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Anti-Blackness in Somalinimo

Zakariya Abdullahi, staff writer 
Photo of Zak Abdullahi by Mallory Ferguson

Somalinimo is hard to define. I would define it as the unity of Somalis around the world. For as long as Somalis can remember, we have been scattered into different nations and divided into tribes.

Somalinimo has been a way to reclaim our oneness and unity, especially after the Civil War. This concept is usually heartwarming but it also can be unhealthy and dangerous. Somalinimo can often lead to othering those who are different from us. Othering can lead to a dangerous trend of disregard for outsiders and their wellbeing. 

The majority of Somalis , both at home and in the diaspora, believe that they are no longer Black. Some like to simply identify as Somali. They often don’t see themselves as a part of the Black struggle. Others see themselves as Arab or other identities that would make them not Black/African. Not only that, but there is also a distaste for Black people due to a narrative that has been passed on for generations and amplified in America: Black means bad. We use Somalinimo as an excuse to exclude others. This is most visible in our interactions with the African American/Black community. We perpetuate stereotypes about the community, which in turn hurts us as well.

Anti-Blackness is present both in the diaspora and back home. As Somali-Americans, we have seen and encountered the explicit anti-Blackness expressed by our parents, family members and friends. Our younger generation has sat too comfortably rightly blaming others (Indians, Arabs and many other communities) for being anti-Black and hasn’t checked our people. We didn’t speak up as we heard family members say things like “don’t be friends with Madows (Blacks). They’re gangsters.” We were silent as they perpetuated stereotypes about a whole group of people being dangerous, poor and lazy.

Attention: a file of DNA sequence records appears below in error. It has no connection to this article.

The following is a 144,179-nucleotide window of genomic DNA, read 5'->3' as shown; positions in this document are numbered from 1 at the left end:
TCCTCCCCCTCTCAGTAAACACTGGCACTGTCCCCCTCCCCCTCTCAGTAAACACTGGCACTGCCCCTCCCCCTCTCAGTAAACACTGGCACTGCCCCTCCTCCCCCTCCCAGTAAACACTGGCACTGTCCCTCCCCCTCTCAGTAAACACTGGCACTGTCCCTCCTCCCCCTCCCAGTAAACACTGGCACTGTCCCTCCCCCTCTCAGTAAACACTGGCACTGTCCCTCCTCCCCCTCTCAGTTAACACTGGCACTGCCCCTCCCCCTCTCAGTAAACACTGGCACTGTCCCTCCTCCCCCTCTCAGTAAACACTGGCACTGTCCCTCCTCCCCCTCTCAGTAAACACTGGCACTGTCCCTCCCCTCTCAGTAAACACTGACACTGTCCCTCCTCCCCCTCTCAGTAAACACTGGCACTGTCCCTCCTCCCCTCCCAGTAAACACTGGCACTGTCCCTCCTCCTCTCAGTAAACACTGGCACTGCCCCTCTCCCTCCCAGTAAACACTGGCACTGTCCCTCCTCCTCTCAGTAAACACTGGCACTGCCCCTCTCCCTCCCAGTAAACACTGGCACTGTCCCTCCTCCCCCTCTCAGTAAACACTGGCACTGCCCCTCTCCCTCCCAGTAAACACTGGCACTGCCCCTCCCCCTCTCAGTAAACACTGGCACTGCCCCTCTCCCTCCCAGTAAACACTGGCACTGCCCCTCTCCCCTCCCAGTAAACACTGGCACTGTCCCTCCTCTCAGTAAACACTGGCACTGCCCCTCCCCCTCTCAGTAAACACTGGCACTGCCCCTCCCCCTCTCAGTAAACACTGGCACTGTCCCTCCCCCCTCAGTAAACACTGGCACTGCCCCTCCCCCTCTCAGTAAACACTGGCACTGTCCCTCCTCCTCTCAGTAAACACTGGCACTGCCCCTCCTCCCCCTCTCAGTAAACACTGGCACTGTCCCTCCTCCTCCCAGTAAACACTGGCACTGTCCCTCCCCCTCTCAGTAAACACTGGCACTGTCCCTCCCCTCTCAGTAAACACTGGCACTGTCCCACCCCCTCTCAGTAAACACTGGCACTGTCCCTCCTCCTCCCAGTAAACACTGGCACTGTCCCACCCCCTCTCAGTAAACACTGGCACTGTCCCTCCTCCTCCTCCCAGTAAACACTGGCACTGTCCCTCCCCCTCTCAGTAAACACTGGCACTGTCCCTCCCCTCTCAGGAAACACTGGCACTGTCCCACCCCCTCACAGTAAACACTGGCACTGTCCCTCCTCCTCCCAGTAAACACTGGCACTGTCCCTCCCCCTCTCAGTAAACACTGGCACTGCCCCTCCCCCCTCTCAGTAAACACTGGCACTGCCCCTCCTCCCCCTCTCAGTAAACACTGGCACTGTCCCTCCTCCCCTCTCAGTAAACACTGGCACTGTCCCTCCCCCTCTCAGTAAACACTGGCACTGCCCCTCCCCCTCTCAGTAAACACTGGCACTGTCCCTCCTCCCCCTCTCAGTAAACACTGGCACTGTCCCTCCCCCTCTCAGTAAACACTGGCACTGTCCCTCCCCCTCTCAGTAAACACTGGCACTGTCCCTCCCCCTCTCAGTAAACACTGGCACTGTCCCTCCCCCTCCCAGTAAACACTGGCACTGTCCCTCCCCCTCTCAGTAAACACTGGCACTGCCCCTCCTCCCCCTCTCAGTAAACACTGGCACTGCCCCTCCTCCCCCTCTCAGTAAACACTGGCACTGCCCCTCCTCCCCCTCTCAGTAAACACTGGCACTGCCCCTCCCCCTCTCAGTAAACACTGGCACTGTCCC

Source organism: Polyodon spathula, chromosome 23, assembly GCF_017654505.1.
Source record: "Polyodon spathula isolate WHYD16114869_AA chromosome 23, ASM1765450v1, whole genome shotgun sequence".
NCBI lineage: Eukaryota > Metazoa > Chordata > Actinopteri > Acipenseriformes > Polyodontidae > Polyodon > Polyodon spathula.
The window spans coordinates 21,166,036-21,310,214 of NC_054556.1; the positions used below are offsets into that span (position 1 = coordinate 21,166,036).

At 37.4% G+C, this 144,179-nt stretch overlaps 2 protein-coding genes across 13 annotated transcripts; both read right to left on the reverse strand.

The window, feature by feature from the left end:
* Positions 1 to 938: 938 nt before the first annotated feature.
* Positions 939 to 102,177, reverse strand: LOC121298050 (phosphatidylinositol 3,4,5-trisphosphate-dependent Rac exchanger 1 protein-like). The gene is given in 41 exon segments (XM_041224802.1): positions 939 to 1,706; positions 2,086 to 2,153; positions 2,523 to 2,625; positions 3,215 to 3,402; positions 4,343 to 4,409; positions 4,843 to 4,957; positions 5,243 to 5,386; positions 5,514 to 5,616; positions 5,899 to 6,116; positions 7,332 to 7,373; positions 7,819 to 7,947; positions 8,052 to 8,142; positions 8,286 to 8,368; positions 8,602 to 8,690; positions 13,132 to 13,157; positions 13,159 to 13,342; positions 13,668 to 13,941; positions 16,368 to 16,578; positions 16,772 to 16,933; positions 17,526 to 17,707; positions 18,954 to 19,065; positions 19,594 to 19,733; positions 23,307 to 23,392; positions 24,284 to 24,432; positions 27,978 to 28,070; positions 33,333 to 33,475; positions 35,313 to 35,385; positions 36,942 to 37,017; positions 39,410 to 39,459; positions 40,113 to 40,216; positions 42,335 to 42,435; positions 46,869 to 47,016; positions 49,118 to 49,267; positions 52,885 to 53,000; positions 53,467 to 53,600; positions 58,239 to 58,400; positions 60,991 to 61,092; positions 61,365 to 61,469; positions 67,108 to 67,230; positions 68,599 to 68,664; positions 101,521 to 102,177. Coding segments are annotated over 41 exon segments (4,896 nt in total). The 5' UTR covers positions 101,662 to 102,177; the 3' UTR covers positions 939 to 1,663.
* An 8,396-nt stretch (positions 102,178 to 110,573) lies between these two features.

Beyond that, we have colorism and racism within our community. Somalis who are dark skin are deemed “not Somali enough” and mothers are looked down upon for giving birth to a dark skin child, with girls being the primary recipients of hate. There is also the blatant racism against Somali Bantus, who were enslaved in Somalia during the Arab slave trade. There are those who tell Somali Bantus to “go back where they came from.” These people often feel as though they have ownership over the Somali identity and that they can take it from others. 

What are the next steps? As the future generation, we need to have honest conversations about the harm that we cause not only to the general Black community, but to ourselves as well. We need to recognize what is happening, talk about it and address it. We need to love ourselves and those close to us. If we can’t accept people with darker skin tones in our own families how can we love all Black people? It starts from within. 

If we can’t accept people with darker skin tones in our own families how can we love all Black people? It starts from within.